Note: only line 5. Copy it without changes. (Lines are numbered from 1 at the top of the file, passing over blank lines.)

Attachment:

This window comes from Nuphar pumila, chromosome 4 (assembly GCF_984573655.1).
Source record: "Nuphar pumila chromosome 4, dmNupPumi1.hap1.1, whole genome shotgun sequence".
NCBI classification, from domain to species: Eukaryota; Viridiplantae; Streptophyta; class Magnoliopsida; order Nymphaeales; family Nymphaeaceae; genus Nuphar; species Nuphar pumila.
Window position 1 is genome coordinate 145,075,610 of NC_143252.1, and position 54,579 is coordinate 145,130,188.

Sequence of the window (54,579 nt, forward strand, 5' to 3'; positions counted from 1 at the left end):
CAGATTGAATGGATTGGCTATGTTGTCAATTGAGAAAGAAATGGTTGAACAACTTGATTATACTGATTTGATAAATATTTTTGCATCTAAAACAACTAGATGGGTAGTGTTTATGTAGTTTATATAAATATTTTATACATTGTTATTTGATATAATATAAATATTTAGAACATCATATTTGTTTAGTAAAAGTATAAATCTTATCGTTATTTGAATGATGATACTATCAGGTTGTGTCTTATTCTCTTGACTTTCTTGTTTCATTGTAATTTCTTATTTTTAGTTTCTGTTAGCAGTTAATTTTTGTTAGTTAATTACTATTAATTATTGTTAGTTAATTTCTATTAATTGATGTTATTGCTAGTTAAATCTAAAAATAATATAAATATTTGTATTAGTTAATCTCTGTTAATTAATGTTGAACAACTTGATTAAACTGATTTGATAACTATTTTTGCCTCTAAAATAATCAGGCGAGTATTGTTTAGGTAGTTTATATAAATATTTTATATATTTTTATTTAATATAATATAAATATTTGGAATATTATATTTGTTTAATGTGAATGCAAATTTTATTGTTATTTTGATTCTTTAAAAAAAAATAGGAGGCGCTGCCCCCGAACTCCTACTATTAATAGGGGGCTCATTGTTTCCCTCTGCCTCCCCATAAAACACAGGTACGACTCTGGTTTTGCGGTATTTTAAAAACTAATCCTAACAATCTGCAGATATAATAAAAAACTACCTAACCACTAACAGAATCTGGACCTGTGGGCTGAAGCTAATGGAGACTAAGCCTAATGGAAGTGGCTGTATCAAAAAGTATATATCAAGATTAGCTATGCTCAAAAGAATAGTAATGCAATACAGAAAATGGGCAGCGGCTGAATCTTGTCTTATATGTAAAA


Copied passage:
Sequence of the window (54,579 nt, forward strand, 5' to 3'; positions counted from 1 at the left end):